Democratic presidential candidate and environmental lawyer Robert F. Kennedy Jr. is well known for his anti-vaccine stances. Amid his presidential campaign, Kennedy’s role in the 2019 measles outbreak in Samoa is being examined.

In a segment released last week, MSNBC News anchor Medhi Hasan explained how Kennedy perpetuated false claims about vaccine safety.

In October 2019, the government of Samoa declared a measles epidemic. By December of that year, almost 4,000 cases had been reported and the nation mandated a two-day lockdown; when the Samoan government declared an end to the epidemic, 83 people had already died, most of which were young children.

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In 2013, 92% of one-year-olds in Samoa were receiving the measles vaccine. In 2017, this number dropped to 67%, decreasing to 40% in 2018. The sudden decline in vaccinations was sparked by misinformation following the death of two infants after receiving their measles shots. Their nurses accidentally mixed a muscle relaxant into the vaccines instead of sterile water, quickly confessing to their mistakes and pleading guilty to manslaughter charges.

Despite the nurses’ admissions, anti-vaccine movements began pushing false narratives about vaccine safety. Samoa’s prime minister halted the country’s measles vaccination program in 2018, and did not resume administration until well after the outbreak in the following year.

In June 2019, Kennedy and his wife attended the 57th Independence Celebration in Samoa as guests of the prime minister. He spent a lot of time with the nation’s leader and discussed how his anti-vaccine charity, Children’s Health Defense, could help improve the state of Samoa’s health system, greatly influencing the prime minister’s opinions about vaccine safety.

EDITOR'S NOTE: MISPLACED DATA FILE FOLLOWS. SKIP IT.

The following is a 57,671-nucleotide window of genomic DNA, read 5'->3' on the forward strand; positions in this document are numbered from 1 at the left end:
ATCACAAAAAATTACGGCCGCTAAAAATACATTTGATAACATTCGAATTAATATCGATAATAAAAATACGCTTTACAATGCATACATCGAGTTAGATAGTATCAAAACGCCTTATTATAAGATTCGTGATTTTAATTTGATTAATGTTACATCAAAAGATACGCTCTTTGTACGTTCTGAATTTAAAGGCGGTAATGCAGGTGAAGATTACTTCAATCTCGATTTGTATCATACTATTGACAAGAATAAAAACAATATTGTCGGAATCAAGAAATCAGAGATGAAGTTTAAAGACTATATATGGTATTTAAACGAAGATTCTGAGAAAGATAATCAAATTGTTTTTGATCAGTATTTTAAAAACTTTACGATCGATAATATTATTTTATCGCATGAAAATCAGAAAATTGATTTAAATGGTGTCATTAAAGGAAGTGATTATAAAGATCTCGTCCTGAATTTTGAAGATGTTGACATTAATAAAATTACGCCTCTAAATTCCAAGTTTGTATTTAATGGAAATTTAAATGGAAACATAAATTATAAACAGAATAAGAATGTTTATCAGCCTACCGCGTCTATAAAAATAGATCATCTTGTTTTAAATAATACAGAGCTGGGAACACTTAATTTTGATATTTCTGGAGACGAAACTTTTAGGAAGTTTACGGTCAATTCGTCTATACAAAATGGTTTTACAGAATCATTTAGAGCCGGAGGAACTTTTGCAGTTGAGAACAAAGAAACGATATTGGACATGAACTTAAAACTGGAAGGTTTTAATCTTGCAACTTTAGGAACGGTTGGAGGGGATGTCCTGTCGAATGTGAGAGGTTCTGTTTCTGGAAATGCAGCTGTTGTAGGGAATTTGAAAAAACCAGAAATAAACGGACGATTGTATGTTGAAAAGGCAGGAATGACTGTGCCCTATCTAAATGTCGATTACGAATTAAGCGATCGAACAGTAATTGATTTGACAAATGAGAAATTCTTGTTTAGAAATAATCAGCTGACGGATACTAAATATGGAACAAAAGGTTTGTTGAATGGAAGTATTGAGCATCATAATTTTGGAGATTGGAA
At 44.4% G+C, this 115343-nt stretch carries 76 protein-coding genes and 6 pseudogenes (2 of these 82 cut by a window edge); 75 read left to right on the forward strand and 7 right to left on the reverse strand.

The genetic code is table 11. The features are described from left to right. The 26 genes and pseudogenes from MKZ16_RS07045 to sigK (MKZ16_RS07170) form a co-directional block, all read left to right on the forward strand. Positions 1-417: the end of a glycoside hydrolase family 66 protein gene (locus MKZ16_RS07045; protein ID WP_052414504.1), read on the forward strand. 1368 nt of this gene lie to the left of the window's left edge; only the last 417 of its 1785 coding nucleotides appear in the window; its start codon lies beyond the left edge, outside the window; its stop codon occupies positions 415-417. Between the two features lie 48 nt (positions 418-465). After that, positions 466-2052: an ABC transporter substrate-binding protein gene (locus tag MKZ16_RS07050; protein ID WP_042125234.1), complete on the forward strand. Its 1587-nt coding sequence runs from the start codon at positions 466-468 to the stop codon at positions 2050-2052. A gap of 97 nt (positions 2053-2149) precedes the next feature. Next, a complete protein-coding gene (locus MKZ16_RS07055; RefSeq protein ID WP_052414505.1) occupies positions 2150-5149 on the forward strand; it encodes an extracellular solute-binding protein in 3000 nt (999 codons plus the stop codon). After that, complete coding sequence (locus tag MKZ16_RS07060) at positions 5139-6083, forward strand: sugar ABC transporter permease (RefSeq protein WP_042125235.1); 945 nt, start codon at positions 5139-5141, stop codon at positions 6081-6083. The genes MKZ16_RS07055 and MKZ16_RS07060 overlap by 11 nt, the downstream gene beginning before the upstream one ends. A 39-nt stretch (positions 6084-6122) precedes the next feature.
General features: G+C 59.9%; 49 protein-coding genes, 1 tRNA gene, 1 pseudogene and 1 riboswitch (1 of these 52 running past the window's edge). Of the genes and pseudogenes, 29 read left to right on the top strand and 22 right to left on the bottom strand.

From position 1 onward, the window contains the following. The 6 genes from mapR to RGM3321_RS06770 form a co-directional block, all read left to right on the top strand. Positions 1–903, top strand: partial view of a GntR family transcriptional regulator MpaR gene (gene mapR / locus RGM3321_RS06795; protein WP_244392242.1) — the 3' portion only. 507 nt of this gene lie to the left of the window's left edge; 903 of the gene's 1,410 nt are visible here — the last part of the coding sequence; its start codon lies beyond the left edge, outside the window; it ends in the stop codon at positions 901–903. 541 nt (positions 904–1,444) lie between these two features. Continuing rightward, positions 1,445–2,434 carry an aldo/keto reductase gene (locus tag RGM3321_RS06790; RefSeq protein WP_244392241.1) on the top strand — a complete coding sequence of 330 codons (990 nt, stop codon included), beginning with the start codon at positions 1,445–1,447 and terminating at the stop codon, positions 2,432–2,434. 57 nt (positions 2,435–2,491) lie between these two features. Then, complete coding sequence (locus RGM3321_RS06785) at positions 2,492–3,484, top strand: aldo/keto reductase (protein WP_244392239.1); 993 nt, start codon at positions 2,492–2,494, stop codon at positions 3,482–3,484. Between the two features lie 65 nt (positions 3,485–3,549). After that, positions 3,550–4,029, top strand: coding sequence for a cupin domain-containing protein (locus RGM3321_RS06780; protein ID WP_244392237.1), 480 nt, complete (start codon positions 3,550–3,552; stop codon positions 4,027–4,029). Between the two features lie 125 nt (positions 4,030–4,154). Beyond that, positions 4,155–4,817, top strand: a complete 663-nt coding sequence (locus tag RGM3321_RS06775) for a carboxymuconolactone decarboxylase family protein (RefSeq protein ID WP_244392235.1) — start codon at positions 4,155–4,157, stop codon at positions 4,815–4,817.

As more and more children were dying, Kennedy sent the prime minister a letter urging him to investigate the cause of their deaths; Kennedy believed that people were not dying from exposure to the measles virus, but instead from exposure to the measles vaccine.

“Children who received the live measles virus during Samoa’s recent vaccination drive may have shed the virus and inadvertently infected vulnerable children,” wrote Kennedy in the letter, despite having no knowledge about how vaccines work.

During a speech in May 2019, Kennedy proclaimed that “nutrition and clean water” was what killed the measles virus, “not the vaccine,” though studies prove otherwise.

While he has retrained from discussing vaccinations on the campaign trail, Kennedy’s role in the measles outbreak in Samoa, and previous statements he has made linking vaccines to autism, are now resurfacing.

Although Kennedy is running for the 2024 presidency as a Democratic candidate, his vaccine beliefs appeal to conservative voters. Democrats and Republicans fear that he will divert votes away from current frontrunners, President Joe Biden and Donald Trump.

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